You Get What You Pay For
Seeking other sources of revenue to supplement sagging ad sales, publishers are mulling over a long-held notion: charging readers for the online content they're consuming. But with that decision comes a lot of questions that need to be answered: How do you balance the content between what's free and what's not? How do you evaluate what content will sell? At what price point should your content be offered?
To help answer these questions and more, Publishing Executive Inbox recently interviewed Michael Lonier, CIO and vice president of operations for The Deal, a multimedia publishing company covering the merger-and-acquisition market. The Deal is a model for publishers looking to make money off their online content to follow, as its online content resource The Deal Pipeline will generate two-thirds of all company revenues this year via enterprise licenses.
INBOX: What steps must publishers take within their own organizations to make a paid-content subscription model work?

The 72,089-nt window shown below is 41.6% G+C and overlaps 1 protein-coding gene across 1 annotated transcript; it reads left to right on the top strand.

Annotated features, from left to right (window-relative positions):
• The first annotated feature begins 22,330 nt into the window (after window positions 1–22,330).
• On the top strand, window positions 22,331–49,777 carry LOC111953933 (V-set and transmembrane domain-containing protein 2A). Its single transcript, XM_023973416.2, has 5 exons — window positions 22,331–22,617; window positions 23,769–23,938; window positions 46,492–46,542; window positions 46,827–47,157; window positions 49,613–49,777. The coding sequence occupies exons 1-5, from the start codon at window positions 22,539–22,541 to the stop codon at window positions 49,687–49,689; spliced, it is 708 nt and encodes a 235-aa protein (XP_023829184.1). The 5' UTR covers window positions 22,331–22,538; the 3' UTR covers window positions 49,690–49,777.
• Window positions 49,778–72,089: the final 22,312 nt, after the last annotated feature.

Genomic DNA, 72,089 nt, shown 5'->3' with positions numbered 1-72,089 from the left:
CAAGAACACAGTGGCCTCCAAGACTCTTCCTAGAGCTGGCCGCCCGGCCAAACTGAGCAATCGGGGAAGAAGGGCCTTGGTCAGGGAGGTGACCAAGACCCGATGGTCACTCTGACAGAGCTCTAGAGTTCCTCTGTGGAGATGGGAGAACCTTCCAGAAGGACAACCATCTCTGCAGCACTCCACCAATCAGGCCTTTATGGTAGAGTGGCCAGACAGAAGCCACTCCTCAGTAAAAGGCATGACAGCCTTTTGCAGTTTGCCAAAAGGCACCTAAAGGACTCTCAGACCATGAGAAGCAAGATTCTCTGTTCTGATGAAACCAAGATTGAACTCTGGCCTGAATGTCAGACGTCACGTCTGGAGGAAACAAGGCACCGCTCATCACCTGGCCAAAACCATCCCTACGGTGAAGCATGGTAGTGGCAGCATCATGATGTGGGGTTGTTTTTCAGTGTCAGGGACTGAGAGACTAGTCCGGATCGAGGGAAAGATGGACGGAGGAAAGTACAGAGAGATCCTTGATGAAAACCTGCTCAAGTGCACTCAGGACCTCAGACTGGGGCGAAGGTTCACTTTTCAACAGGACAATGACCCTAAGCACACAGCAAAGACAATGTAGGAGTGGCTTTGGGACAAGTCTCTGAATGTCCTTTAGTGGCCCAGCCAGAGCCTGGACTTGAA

MICHAEL LONIER: This is a complex subject with the potential for transforming or changing business models and processes, sales, marketing, content itself, and technology platforms, so there's no one answer.
The first steps are strategic—where/from whom does the revenue come from; where/what is the value of the content, particularly unlocked value; how feasible is it to unlock that value and augment or create new content and revenue; and what changes are necessary internally to do so. How does your company culture relate to this potential new strategy? Is it willing or unwilling to build and market new products, take chances, do what's necessary to survive and flourish?
What resources does your company have to accomplish this strategy? How can it get the resources it needs that it doesn't have? How will these factors affect time-to-market and market risk? In other words, a full-blown SWOT analysis aimed at transforming the business is necessary.